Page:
I have a new STEM girl crush, and her name is Melonee Wise.
Wise, CEO of Fetch Robotics, is by all accounts a gutsy broad. Despite her artistic leanings, the daughter of a camera technician “didn’t want to be poor,” according to this terrific piece by Signe Brewster. She also didn’t want to be boring. The math and engineering whiz could have pursued a cushy job at a large corporation, but she opted for a career that married her creative and technical skills: robotics.
“I felt like I needed to get into an environment that could embrace me,” Wise says. “I could be myself and I didn’t have to wear stupid khaki pants and a polo. I just didn’t want to settle.”
Wise went on to work at Willow Garage, where in addition to making significant and lasting contributions to her field technically she also launched and ran an intern program that produced female industry up and comers like Steffi Paepcke.
After her first venture, Unbounded, went bust, she and her team started over at a tech incubator that would eventually hatch Fetch Robotics. They couldn’t take the intellectual property from their previous company with them, according to Brewster’s story, so they had to start from scratch. Rather than lament the loss, Wise focuses on the bright side:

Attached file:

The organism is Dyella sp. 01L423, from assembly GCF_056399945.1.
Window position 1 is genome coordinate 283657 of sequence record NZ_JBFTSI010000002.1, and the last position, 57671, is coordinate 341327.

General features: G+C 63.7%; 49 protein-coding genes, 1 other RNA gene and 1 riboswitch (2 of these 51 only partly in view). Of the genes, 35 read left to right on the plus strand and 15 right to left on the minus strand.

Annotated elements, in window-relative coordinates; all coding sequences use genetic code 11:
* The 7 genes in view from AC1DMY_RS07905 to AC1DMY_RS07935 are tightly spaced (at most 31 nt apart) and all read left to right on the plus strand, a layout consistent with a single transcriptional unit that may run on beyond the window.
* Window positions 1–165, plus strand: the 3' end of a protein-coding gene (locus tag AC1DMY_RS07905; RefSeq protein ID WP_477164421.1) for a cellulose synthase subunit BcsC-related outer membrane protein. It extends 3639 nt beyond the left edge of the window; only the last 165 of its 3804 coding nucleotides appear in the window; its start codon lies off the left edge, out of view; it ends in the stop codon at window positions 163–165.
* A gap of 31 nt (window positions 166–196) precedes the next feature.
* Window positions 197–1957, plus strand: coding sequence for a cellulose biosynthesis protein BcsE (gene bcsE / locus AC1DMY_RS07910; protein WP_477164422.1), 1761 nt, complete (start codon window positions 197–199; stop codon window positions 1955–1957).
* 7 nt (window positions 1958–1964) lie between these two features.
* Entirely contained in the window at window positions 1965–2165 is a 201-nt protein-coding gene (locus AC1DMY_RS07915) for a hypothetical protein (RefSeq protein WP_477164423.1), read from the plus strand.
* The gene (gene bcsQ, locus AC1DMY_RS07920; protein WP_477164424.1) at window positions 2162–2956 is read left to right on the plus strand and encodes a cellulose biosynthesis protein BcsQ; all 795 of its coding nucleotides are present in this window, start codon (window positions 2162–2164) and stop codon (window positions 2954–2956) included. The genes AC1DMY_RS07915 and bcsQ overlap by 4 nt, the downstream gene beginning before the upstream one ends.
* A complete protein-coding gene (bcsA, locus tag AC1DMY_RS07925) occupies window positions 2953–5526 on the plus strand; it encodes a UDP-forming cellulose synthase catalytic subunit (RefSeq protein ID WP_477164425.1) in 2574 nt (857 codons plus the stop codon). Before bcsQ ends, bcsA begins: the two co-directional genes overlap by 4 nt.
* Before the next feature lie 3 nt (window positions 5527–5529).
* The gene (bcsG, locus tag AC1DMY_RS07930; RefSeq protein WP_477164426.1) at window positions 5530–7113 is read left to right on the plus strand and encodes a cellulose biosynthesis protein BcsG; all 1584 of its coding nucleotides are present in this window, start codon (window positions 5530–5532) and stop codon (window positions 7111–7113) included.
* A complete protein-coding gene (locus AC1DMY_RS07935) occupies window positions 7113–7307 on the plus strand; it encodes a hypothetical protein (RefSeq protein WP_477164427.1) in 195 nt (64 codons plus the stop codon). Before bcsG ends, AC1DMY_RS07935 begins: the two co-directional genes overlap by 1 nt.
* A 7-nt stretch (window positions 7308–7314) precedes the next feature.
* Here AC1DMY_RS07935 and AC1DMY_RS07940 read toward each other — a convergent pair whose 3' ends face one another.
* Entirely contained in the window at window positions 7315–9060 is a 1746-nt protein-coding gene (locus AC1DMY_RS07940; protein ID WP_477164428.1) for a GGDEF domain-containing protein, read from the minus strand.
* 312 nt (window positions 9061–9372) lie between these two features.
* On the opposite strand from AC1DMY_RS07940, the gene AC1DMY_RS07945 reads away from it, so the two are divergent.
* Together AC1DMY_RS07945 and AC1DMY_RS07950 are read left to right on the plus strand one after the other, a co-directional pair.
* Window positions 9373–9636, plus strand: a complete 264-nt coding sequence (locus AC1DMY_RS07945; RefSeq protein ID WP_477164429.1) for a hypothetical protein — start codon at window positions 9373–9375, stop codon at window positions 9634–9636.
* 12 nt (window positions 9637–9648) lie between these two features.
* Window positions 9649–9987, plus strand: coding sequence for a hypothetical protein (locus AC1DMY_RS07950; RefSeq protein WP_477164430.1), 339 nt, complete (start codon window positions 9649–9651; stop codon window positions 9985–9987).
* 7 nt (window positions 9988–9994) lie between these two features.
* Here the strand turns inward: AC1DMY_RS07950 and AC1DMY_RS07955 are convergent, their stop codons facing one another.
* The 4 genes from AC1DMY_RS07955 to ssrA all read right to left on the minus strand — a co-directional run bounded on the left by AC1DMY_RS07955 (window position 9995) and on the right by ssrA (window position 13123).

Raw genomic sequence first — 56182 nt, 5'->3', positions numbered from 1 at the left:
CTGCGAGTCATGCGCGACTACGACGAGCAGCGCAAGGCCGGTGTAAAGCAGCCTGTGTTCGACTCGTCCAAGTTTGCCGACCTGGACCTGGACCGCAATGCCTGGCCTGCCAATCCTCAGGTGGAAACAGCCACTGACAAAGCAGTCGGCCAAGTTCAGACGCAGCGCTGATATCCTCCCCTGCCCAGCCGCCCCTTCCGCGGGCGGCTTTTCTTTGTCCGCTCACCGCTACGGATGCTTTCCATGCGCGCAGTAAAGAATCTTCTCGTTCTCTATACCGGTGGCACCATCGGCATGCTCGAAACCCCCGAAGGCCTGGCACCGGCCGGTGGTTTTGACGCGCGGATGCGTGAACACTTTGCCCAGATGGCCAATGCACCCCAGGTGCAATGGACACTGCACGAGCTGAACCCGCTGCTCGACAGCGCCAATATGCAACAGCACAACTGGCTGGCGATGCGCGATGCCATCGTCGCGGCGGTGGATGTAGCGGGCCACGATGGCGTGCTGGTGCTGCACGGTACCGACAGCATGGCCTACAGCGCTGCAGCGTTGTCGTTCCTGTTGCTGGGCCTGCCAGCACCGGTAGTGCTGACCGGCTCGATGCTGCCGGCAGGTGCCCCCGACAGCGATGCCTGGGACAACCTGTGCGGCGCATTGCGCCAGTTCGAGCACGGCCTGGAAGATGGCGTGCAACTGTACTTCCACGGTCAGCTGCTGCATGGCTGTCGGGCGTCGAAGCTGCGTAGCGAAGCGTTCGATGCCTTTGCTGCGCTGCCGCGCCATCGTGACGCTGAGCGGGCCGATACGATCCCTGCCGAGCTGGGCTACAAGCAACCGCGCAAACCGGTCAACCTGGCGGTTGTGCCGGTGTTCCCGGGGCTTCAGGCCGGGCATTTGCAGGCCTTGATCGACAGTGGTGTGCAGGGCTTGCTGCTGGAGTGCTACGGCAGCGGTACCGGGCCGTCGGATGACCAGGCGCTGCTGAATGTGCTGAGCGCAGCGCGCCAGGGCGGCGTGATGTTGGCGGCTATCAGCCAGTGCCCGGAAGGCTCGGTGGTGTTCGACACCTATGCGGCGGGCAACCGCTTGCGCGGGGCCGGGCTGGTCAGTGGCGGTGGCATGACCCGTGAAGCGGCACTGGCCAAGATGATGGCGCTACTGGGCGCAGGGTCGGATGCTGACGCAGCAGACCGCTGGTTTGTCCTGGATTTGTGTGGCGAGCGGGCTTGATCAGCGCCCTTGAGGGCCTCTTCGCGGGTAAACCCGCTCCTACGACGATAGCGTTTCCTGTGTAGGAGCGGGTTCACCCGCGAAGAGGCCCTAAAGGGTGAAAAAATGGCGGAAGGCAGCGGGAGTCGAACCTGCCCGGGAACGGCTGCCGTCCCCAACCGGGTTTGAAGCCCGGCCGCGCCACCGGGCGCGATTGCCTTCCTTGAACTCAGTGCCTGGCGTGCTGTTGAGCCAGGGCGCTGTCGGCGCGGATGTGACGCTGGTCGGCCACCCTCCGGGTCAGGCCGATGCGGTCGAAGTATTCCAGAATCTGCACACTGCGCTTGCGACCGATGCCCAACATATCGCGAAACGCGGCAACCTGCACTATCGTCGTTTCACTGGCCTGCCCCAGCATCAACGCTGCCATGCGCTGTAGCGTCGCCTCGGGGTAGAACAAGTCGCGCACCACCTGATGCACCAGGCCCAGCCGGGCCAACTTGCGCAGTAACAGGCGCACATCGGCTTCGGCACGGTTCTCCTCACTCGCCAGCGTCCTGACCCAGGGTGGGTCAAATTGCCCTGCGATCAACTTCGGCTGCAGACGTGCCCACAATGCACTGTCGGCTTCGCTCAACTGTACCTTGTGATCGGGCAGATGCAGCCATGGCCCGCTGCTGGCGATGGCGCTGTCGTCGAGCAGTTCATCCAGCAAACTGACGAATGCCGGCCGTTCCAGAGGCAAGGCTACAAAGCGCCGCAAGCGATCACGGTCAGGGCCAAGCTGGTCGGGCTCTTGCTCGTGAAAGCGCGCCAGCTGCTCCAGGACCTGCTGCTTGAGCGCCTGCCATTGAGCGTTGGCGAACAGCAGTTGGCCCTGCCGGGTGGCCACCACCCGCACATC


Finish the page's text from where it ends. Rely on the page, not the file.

“It’s actually pretty liberating to be forced to think in a new direction,” Wise says. “I think sometimes as an engineer you cling to what you know and what you’re safe with doing. It totally changed how we approached the problem and made us more creative.”
All guts, no grousing. That’s the kind of female role model the STEM fields need.
And, based on her Twitter feed, Wise also knows how to have fun:
My battlebot is ready for a big day tomorrow @robogames2015. Dressed up in a sparkly tux and weighing in at 2.5lbs. pic.twitter.com/5bL7SYVdPN
— Melonee Wise (@meloneewise) April 3, 2015
— Melonee Wise (@meloneewise) April 9, 2015
Cats and bots!
— Melonee Wise (@meloneewise) April 7, 2015
See more of Wise and her team’s creations in action here: